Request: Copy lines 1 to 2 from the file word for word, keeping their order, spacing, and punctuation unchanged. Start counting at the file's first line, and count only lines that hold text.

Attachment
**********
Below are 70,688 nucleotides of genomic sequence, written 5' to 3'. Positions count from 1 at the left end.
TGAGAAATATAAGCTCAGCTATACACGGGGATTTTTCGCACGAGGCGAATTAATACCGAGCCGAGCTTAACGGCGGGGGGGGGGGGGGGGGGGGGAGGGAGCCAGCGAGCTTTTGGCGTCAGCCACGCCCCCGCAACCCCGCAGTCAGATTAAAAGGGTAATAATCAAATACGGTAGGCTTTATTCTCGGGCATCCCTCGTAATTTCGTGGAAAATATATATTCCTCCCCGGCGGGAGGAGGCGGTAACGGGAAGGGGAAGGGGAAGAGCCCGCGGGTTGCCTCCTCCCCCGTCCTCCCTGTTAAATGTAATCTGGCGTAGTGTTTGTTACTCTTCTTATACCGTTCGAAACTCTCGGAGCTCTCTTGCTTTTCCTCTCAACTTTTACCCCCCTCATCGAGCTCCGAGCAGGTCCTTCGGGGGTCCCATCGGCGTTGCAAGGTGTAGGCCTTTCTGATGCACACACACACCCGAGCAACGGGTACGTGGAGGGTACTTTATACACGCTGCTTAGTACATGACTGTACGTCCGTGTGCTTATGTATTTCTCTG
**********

Below are 70,688 nucleotides of genomic sequence, written 5' to 3'. Positions count from 1 at the left end.
TGAGAAATATAAGCTCAGCTATACACGGGGATTTTTCGCACGAGGCGAATTAATACCGAGCCGAGCTTAACGGCGGGGGGGGGGGGGGGGGGGGGAGGGAGCCAGCGAGCTTTTGGCGTCAGCCACGCCCCCGCAACCCCGCAGTCAGATTAAAAGGGTAATAATCAAATACGGTAGGCTTTATTCTCGGGCATCCCTCGTAATTTCGTGGAAAATATATATTCCTCCCCGGCGGGAGGAGGCGGTAACGGGAAGGGGAAGGGGAAGAGCCCGCGGGTTGCCTCCTCCCCCGTCCTCCCTGTTAAATGTAATCTGGCGTAGTGTTTGTTACTCTTCTTATACCGTTCGAAACTCTCGGAGCTCTCTTGCTTTTCCTCTCAACTTTTACCCCCCTCATCGAGCTCCGAGCAGGTCCTTCGGGGGTCCCATCGGCGTTGCAAGGTGTAGGCCTTTCTGATGCACACACACACCCGAGCAACGGGTACGTGGAGGGTACTTTATACACGCTGCTTAGTACATGACTGTACGTCCGTGTGCTTATGTATTTCTCTG